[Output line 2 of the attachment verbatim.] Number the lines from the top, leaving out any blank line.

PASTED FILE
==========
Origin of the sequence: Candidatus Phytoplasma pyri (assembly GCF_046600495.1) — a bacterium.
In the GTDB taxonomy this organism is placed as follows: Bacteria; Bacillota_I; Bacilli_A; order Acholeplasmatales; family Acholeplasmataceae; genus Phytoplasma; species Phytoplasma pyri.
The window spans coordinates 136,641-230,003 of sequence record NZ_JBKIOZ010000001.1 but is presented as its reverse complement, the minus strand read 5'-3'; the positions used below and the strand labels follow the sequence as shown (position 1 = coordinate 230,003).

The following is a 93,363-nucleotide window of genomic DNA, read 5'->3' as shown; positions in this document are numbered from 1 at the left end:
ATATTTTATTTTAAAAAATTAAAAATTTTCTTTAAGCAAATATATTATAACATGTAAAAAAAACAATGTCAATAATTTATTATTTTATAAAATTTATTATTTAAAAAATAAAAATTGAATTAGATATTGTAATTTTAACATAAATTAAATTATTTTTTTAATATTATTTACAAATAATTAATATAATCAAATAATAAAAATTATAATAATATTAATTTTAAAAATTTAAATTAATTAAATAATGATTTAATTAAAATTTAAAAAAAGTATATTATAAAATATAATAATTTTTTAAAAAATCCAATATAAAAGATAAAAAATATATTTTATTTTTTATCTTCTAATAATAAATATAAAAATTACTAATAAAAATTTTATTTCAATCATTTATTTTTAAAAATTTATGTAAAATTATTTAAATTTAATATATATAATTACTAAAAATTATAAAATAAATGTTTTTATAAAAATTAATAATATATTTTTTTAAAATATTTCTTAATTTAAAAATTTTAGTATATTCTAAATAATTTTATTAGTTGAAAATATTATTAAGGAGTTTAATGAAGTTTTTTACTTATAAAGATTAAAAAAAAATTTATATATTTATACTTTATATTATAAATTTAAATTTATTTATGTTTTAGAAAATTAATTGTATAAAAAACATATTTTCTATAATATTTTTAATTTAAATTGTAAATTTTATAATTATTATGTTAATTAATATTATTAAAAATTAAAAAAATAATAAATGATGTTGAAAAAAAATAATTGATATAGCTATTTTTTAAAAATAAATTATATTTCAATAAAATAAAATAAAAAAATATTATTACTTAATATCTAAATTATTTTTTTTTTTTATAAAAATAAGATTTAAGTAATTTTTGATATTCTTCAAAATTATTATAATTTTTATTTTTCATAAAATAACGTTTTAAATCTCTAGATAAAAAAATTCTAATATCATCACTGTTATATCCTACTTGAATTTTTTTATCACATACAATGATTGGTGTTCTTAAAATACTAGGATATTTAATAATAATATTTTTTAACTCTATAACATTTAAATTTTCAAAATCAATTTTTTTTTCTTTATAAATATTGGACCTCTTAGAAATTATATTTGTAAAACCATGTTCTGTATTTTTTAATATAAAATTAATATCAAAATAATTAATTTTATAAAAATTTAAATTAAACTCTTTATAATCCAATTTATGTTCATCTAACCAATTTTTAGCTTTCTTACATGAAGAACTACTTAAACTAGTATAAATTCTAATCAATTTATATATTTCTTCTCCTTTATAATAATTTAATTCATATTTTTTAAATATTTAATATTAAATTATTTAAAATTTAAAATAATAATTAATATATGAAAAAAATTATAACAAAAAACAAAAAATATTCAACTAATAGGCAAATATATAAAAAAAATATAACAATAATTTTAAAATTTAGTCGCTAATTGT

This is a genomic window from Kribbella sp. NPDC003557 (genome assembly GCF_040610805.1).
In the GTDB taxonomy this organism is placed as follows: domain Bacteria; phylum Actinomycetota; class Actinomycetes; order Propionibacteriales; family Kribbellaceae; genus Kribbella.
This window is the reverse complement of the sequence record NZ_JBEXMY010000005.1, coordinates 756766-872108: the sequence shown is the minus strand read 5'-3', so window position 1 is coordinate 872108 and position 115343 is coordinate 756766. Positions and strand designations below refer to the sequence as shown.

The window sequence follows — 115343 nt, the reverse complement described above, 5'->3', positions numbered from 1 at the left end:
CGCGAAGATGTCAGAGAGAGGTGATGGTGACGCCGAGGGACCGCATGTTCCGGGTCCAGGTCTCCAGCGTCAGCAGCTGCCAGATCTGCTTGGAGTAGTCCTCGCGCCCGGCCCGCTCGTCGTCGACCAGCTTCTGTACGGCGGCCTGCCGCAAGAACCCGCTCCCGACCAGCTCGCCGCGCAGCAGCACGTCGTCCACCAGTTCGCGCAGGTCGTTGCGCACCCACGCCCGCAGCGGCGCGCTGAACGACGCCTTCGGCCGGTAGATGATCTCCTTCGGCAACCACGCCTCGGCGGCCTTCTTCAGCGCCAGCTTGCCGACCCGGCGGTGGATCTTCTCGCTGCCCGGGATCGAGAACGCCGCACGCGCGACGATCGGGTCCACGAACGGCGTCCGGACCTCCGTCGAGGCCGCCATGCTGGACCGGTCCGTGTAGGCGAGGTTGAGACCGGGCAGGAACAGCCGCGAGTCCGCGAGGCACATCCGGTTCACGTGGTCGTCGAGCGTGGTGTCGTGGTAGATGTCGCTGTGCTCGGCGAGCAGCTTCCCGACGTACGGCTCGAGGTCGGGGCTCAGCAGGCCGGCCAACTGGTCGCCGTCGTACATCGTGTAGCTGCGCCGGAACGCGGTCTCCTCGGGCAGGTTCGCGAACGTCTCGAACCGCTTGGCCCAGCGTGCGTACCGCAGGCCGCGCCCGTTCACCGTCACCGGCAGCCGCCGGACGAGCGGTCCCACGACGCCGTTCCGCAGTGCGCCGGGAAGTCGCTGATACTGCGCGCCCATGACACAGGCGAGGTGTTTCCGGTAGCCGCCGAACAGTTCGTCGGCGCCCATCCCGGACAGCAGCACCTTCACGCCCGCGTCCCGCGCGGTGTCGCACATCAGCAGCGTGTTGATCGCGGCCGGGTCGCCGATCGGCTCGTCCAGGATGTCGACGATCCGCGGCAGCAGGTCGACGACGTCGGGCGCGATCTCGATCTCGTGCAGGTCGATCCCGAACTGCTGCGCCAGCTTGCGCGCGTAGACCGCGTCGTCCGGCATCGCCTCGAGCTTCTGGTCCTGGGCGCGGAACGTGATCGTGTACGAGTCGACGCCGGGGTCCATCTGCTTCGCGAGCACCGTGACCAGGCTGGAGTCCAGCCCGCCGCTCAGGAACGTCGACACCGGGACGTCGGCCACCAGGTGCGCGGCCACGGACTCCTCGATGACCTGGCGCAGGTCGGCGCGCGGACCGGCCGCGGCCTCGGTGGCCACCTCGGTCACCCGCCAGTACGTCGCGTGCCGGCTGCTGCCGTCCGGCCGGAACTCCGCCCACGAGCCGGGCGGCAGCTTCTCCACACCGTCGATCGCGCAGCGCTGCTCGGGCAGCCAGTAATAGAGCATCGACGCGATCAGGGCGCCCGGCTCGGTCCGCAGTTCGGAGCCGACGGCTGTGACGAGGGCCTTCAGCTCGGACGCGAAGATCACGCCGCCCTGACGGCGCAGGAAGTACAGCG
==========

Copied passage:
In the GTDB taxonomy this organism is placed as follows: Bacteria; Bacillota_I; Bacilli_A; order Acholeplasmatales; family Acholeplasmataceae; genus Phytoplasma; species Phytoplasma pyri.